Christine Caine: Eyes on the Promise—Part 2

Don’t miss Part 1 of our interview, where Christine Caine talks about her story of abuse and how her ministry began.

There is a kind of holy alchemy to your story, as the Holy Spirit turns the lead of the difficulties in your early life into the gold of remarkable service to the vulnerable, overlooked and marginalized. Knowing how deeply your past has affected your present ministry, I was curious to see the title of your latest book Don’t Look Back. There must be such nuance around engaging the past for you.

I’m glad you picked up on the nuance. That’s the greatest tension in life and ministry—because the way I have found healing and wholeness is by dealing with my past. Anyone who’s listened to me in the past 35 years would know that something I’ve always said is that the blood of Jesus does not give you amnesia. It gives you a life beyond your past, but it doesn’t get rid of your past. It doesn’t—and you don’t ignore or minimize it. In fact, the only way to truly find healing and wholeness is to face our past square on and to move forward in Jesus. We hold that tension.

But where this book came from is this: I traveled to 21 countries last year, which is pretty typical. I spoke in a huge range of churches from a wide breadth of denominations in every stream of the church. Everywhere, I heard people asking, “When are we going to go back to normal?” Saying things like “I didn’t sign up for this,” or “Everything has shifted so much.” Or whenever they talked about their church, they would go on and on about “pre-pandemic” and how things were in 2019. Everywhere. It became clear that a huge number of us are, for understandable reasons, living in the past. So many people are becoming stuck.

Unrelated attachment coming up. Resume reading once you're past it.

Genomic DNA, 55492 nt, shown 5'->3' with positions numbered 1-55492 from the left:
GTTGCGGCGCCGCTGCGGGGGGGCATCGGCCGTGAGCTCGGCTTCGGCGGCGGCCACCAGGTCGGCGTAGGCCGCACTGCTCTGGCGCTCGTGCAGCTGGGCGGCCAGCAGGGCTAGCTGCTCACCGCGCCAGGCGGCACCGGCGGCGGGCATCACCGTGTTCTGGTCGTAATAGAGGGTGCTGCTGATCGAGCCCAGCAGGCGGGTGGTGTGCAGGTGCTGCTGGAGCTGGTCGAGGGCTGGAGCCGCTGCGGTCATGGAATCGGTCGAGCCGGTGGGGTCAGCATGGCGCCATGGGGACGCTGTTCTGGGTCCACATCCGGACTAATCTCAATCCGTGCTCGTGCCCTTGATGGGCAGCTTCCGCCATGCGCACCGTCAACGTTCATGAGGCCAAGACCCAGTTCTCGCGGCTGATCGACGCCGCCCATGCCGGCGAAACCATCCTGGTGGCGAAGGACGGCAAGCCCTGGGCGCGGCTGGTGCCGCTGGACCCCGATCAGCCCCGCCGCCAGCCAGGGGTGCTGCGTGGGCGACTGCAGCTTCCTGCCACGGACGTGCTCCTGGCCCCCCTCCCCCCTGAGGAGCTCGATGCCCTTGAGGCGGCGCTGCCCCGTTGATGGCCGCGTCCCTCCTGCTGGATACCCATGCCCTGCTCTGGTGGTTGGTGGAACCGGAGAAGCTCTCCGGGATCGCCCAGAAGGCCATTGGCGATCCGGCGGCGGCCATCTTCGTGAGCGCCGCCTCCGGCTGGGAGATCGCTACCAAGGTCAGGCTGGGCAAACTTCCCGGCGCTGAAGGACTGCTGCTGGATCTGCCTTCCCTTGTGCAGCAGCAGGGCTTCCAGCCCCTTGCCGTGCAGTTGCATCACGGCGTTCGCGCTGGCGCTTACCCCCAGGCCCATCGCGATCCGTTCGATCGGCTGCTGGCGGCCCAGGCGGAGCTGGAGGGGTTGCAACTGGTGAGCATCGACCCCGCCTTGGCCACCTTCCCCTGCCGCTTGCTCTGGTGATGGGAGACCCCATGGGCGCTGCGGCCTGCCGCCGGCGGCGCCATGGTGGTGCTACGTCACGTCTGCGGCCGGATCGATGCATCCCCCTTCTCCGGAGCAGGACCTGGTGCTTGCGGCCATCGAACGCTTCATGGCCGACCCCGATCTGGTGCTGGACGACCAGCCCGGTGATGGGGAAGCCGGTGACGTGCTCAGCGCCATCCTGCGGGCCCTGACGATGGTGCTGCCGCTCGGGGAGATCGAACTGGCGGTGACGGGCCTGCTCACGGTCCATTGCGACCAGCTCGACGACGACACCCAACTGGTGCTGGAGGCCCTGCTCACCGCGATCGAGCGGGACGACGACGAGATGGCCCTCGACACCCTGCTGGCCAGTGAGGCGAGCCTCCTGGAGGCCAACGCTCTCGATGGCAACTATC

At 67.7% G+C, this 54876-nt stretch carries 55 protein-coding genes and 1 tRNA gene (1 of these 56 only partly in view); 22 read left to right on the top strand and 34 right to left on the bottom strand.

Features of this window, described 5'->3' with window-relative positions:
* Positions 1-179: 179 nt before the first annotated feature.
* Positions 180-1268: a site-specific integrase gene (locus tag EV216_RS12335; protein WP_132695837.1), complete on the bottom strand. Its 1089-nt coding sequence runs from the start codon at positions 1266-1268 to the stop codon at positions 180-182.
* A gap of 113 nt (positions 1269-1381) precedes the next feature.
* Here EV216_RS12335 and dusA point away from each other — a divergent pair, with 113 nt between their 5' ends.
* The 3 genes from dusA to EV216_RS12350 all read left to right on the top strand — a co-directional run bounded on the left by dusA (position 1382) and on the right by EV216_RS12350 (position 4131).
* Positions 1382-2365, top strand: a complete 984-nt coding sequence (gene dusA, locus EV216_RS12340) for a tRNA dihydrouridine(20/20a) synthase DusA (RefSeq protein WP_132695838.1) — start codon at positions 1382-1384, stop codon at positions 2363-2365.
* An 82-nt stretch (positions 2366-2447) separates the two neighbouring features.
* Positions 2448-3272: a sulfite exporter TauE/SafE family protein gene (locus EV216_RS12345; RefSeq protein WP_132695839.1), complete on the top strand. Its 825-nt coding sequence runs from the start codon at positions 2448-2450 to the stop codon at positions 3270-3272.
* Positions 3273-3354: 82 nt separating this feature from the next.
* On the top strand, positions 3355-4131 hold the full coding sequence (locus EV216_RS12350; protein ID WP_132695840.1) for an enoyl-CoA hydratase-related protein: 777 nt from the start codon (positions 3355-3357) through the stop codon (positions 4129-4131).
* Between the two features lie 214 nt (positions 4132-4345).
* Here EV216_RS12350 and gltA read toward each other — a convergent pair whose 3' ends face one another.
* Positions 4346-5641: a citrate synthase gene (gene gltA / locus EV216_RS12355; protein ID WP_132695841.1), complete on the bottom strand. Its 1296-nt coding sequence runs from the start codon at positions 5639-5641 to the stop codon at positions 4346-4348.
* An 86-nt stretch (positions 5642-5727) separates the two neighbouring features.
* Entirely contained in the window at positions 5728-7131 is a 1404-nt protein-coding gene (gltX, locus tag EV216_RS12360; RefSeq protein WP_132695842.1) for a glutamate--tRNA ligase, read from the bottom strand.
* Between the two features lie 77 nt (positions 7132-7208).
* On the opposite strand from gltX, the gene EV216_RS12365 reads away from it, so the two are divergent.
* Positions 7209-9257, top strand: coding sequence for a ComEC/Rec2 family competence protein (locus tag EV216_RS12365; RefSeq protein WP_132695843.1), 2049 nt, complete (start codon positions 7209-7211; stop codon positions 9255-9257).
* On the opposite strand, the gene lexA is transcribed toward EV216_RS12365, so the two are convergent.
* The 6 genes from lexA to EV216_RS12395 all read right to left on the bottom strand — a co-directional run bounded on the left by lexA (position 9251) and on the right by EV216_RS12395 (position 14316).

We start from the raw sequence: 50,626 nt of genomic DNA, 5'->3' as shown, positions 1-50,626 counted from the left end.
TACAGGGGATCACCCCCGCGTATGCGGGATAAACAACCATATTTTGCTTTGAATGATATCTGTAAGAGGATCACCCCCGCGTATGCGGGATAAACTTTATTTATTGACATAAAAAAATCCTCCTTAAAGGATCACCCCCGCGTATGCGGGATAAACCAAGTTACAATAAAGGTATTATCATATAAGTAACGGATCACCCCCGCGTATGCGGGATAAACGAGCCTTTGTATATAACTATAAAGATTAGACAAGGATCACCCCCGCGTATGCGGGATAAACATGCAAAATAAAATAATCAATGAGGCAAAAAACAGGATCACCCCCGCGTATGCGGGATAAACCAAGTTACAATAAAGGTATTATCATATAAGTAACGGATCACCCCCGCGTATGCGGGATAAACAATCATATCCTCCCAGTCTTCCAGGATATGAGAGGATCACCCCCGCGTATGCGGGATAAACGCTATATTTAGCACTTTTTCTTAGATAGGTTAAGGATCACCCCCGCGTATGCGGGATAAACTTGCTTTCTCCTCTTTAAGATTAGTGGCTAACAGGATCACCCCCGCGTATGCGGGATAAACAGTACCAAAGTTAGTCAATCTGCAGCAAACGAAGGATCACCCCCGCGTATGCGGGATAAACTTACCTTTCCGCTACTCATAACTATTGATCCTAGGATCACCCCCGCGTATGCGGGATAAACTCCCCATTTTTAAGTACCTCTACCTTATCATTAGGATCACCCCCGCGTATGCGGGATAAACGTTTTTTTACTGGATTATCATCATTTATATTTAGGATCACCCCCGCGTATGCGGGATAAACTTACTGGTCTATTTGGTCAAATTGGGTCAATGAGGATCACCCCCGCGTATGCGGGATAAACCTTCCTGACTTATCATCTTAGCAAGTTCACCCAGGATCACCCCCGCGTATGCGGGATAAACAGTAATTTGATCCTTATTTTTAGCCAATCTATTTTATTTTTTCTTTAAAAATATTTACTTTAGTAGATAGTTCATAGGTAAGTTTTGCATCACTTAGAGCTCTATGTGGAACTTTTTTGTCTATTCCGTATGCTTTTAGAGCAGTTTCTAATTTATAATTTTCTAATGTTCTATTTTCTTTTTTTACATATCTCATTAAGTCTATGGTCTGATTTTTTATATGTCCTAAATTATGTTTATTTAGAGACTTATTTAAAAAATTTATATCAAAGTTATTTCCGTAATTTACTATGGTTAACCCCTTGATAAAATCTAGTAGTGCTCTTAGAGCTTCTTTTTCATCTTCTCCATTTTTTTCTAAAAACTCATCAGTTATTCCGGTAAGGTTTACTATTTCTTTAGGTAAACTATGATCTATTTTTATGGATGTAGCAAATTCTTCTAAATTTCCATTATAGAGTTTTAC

But Jesus knew all this was going to happen. All the chaos. Jesus knew about the trauma, the reckonings, the shaking that has happened over the last three years. The instability has felt like it’s everywhere: political, cultural, environmental, economic. But Jesus knew. This is the world we were called to. He gave us the Holy Spirit and called us to ministry. He didn’t fall off the throne. 

The game plan hasn’t changed. All the promises of God are still yes in Christ Jesus, yes and amen. The purpose? Still the same. Our telos? Still the same. What we’ve been called to do? Still the same. But everything that can be shaken has been shaken. And yet, people are still stuck in systems and structures, understandings and expectations, hopes and ideals that we had before any of these massive changes hit. It’s like we’ve forgotten that Jesus is still with us. Like we’ve forgotten that he’s still the same yesterday, today and forever. He is. Not our method of church. Not our structure. Not our systems. Not our understanding of ministry. Not how we do it. The same people who believe that you can’t put new wine into old wineskins are asking, “Can we please go back to 2019?” Sorry, we can’t go back to how it was. The world is different now.

The past years have exposed that maybe we have had some misplaced hopes. Perhaps what has been revealed in many of us who have been shaken as leaders is that perhaps we need to realign our hopes to Christ who is our eternal anchor. Maybe the hope was in a system or a structure or a method or in people. Maybe it was in acceptance or approval. Insert whatever. We’ve all had this reckoning at one point or another if we’ve been in ministry long enough. We have to ask, were we really in it for Jesus? Or were we in it for us? For our comfort or our success?